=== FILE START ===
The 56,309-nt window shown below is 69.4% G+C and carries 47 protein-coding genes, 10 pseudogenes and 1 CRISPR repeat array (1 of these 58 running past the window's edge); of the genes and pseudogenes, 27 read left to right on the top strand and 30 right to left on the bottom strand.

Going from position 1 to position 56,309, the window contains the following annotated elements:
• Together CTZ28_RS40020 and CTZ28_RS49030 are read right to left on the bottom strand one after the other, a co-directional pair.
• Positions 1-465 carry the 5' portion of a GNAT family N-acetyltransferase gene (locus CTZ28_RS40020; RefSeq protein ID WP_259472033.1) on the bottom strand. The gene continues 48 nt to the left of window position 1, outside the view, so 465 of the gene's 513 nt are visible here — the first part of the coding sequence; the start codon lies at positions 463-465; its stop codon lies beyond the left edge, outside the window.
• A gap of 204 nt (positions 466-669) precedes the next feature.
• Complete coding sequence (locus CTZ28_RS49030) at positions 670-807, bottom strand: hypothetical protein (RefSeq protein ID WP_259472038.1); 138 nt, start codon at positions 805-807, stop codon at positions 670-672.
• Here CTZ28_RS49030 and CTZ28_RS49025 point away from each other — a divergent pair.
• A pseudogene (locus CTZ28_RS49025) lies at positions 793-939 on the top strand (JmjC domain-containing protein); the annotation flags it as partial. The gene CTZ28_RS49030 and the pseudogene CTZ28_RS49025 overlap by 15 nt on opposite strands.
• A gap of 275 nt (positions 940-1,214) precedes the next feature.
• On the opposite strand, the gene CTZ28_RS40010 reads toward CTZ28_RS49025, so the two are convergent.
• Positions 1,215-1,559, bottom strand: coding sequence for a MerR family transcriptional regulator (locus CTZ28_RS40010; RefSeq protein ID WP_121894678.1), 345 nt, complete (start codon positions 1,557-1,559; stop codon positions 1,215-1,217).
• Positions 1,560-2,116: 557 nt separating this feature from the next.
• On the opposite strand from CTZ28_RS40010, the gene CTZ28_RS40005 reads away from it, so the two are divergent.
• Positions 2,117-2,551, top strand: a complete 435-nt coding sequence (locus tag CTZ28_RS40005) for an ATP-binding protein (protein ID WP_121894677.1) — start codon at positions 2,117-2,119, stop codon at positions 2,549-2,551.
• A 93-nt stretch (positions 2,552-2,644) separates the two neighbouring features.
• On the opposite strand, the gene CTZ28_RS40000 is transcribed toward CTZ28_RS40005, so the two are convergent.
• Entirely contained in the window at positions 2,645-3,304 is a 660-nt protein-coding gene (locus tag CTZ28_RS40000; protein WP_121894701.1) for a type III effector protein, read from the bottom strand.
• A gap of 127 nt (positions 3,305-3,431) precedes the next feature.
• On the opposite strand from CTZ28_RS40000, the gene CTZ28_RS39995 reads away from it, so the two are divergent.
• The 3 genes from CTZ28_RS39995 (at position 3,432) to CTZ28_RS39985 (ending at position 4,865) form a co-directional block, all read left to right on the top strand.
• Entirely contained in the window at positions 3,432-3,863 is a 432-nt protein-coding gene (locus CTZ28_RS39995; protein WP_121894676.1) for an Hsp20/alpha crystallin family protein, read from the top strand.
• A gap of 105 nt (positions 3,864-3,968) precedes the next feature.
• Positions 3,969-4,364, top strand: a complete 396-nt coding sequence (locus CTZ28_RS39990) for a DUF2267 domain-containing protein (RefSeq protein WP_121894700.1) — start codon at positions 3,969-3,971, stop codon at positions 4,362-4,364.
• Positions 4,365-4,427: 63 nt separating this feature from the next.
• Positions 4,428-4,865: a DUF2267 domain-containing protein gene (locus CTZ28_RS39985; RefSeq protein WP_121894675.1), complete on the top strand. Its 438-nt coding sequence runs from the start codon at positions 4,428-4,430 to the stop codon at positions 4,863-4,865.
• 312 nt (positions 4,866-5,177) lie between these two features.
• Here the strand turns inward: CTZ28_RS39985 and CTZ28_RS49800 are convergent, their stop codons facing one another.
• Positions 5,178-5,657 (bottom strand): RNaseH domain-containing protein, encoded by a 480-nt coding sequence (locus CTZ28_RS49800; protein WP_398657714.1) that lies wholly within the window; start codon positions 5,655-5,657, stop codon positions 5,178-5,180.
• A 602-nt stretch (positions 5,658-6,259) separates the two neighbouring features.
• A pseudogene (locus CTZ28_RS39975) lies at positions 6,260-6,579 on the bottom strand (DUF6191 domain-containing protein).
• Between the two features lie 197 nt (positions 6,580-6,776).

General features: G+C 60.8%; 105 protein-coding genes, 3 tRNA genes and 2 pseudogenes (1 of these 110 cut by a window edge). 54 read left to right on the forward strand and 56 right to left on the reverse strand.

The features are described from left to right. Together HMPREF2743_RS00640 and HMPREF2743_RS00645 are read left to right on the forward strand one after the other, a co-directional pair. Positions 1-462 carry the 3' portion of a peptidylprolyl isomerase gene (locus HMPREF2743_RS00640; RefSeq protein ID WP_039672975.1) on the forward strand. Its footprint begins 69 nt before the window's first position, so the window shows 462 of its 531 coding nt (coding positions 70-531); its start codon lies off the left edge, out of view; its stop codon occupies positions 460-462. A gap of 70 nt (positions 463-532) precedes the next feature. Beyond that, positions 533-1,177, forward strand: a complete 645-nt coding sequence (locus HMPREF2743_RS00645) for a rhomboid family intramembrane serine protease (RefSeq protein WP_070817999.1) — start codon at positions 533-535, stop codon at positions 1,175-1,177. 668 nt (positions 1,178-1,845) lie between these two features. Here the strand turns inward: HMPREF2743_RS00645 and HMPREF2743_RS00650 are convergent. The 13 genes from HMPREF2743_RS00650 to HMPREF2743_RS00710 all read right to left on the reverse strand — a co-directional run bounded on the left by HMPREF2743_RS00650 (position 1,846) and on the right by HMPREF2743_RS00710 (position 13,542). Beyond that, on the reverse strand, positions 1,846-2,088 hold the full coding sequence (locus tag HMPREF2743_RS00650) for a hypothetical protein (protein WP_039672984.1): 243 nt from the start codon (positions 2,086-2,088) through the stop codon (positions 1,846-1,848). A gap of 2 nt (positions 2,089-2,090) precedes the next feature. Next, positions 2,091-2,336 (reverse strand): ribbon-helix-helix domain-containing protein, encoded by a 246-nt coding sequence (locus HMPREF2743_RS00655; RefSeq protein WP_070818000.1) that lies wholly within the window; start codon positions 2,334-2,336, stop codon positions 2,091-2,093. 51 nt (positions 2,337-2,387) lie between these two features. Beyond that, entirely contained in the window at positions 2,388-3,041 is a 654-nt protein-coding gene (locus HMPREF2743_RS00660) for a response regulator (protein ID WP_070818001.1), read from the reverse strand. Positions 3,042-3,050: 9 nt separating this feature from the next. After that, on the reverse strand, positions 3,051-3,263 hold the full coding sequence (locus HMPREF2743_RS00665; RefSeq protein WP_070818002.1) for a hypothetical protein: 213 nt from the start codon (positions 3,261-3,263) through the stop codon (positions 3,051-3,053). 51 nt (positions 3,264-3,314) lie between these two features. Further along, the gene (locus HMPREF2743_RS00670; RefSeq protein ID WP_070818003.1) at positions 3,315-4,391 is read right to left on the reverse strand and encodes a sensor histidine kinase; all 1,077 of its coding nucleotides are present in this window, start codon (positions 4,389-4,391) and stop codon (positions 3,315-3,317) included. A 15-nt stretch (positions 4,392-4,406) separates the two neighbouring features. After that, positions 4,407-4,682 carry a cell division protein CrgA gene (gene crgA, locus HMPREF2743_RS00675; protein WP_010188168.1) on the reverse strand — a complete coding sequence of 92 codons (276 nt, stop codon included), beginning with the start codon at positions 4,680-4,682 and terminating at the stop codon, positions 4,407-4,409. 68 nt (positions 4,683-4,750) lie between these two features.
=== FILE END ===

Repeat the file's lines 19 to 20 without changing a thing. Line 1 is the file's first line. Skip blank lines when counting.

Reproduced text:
• On the opposite strand from CTZ28_RS40000, the gene CTZ28_RS39995 reads away from it, so the two are divergent.
• The 3 genes from CTZ28_RS39995 (at position 3,432) to CTZ28_RS39985 (ending at position 4,865) form a co-directional block, all read left to right on the top strand.